Contents

RD.7 Group of Nine Nudes in Repose

RD.7 Nine Nudes

Recto: Group of Nine Nudes in Repose;

Verso: Male Nude from the Back, a Bearded Head with Part of its Body Seen from the Front, and a Seated Nude Old Man Seen from the Left

Florence, Uffizi, no. 477F.

Fig.RD.7

Red chalk, 36 x 26.2; laid down; no wm. visible.  Inscribed in ink at the bottom, but cut by the edge of the sheet, probably: Baccio Bandinelli (see COPIES below).

LITERATURE:

Ferri, 1890, 124, as Rosso.

Berenson, 1903, no. 2401, Pl. CLXXI; 1938, I, 323, II, no. 2401, III, Fig. 1009; 1961, I, 471, II, no. 2401, III, Fig. 999, as Rosso.

Ferri, 1917, no. 16, as Rosso.

Kusenberg, 1931, 136, 139, no. 9, as Rosso, 1523-1527.

Venturi, IX, 5, 1932, 216, 220, Fig. 125, as Rosso.

Mostra del Cinquecento, 1940, 57, as Rosso.

Becherucci, 1944, 27 (1949, 28), Fig. 68, as Rosso.

Barocchi, 1950, 206-207, Fig. 186, as Rosso, in the Roman period.

Bologna and Causa, 1952, 60, as Rosso.

Marcucci, in Mostra di disegni, 1954, 23-24, no. 33, Fig. 14, as Rosso, late in the Florentine period, or more likely at the beginning of the Roman period.

Marcucci, in Het Eerste Manierisme, 1954, 43, no. 48, Fig. 16, as above.

Sinibaldi, 1960, 17, no. 90, as Rosso.

Carroll, 1964 (1976), II, Bk. 2, 452-453, F. 5, 542, Bk. 3, Fig. 142 recto, as Bandinelli, possibly in the late 1520s.

Ward, 1982, 211, no. 40, as Bandinelli, but not with full confidence.

Florence, Figura, 1, 1991, 477F, with Fig. (recto) and bibliography, as Rosso.

 

In 1964 I attributed the drawing to Bandinelli and thought that graphically it could be compared with his red chalk study for his copy of the Laocoön in the Uffizi (14785F)1 and his red chalk Drunkenness of Noah (Fig.Bandinelli, Noah) in the same collection (6912F),2 although these drawings are widely separated in time.  Because of references to Michelangelo’s sculpture of the Medici Chapel I thought the drawing was possibly done in the late 1520s.  Ward catalogued it as Bandinelli’s in 1982, indicating, thereby, that he did not believe it was by Rosso, but he felt less certain than I had that it was by Bandinelli, for whom he found it atypical.  Hence, while the drawing is not by Rosso, none of whose certain drawings resemble this one, it may be reasonable to see the drawing now as Bandinellian and as by the sculptor or by someone closely associated with him.  The verso, known from a copy (see below), would seem to be by the same hand.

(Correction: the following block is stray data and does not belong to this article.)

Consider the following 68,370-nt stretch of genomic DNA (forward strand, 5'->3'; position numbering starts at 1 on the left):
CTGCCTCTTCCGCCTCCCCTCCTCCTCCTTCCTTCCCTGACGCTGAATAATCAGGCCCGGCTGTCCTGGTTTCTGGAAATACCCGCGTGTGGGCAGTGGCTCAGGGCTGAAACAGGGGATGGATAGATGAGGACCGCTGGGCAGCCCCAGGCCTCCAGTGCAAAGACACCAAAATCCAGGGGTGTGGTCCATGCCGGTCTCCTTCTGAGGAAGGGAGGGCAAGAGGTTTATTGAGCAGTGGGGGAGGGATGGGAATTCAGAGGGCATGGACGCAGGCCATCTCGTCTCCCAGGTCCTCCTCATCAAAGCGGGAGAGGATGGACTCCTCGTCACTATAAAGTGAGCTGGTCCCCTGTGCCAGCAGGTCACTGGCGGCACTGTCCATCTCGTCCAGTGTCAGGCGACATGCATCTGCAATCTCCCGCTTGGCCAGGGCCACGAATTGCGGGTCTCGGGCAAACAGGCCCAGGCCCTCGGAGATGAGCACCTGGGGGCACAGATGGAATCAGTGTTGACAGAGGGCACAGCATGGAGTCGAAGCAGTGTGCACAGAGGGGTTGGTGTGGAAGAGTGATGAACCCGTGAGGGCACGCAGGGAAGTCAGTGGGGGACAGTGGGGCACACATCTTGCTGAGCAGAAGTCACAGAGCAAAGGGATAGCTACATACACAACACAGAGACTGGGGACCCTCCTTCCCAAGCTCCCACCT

COPIES: Florence, Uffizi, no. 1027S recto (Fig.RD.7 recto, copy) and verso (Fig.RD.7 verso, copy).  Red chalk, 39.9 x 27.9; wm., a sunburst in a circle with an H in a center circle.  Inscribed in ink at the bottom of the recto: di Baccio Bandinelli.  Carroll, 1964 (1976), II, Bk. 2, 453, under F. 5, III, Figs. 143-144.

Florence, Uffizi, no. 1028S, recto and verso.  Red chalk, 39.9 x 27.9.  These drawings are counterproofs of Uffizi no. 1027S recto and verso.  Carroll, 1964 (1976), II, Bk. 2, 453, under F. 5.

 


1 Ward, 1982, 256-257, no. 144, Fig. 64, with full bibliography,

as Bandinelli, early 1520s.  Marcucci, 1954, 104, Fig. 9.

2 Ward, 1981, 6-7, Pl. 1, and Ward, 1982, 242, no. 106, App. 1/Pl. 1, as Bandinelli, 1559-1560.